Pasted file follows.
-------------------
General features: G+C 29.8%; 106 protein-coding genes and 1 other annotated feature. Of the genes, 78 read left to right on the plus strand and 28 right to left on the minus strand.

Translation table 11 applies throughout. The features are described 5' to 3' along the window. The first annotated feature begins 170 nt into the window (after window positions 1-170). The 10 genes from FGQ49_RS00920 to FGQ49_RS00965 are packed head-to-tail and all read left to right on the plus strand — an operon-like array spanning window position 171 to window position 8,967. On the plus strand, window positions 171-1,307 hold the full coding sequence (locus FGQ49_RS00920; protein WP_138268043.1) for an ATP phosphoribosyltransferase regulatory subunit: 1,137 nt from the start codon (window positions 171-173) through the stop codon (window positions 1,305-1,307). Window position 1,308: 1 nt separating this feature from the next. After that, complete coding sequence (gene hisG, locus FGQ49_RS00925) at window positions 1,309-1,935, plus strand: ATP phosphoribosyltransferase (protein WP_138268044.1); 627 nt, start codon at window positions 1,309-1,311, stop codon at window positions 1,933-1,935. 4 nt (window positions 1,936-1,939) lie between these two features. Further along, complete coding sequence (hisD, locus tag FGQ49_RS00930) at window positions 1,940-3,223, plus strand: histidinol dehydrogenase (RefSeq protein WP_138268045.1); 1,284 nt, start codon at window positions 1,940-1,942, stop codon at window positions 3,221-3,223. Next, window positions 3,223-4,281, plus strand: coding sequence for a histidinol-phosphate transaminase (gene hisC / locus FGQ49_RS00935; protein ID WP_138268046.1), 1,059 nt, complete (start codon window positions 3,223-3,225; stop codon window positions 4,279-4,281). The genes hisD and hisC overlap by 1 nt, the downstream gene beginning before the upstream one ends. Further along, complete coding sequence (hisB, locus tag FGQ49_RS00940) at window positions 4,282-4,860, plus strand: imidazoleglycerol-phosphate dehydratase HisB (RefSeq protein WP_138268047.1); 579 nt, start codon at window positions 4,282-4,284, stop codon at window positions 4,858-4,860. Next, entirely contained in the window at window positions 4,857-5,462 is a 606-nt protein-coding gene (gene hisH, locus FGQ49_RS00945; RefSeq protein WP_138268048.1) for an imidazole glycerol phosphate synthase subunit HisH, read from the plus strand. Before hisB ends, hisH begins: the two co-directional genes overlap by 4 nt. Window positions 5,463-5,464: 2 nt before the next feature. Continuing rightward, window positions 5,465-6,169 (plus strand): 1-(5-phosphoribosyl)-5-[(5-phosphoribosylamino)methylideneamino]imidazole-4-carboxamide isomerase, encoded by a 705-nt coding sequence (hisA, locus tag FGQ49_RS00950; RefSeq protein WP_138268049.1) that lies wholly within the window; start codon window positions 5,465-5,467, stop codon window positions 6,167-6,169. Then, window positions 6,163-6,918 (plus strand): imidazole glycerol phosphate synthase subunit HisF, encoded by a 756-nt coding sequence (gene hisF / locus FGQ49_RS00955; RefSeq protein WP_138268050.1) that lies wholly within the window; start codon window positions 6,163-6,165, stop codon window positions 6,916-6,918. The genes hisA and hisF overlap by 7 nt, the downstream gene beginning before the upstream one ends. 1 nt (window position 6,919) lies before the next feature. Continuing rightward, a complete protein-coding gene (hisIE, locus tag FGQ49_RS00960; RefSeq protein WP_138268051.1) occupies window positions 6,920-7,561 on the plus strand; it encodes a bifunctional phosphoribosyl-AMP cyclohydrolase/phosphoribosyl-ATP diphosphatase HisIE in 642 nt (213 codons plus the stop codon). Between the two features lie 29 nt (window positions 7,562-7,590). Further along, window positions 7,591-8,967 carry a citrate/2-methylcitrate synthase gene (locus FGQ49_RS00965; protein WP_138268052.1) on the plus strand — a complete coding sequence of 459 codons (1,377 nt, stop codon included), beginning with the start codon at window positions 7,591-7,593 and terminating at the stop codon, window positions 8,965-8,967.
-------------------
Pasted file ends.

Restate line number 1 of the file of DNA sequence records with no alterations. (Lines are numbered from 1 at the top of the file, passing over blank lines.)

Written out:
General features: G+C 29.8%; 106 protein-coding genes and 1 other annotated feature. Of the genes, 78 read left to right on the plus strand and 28 right to left on the minus strand.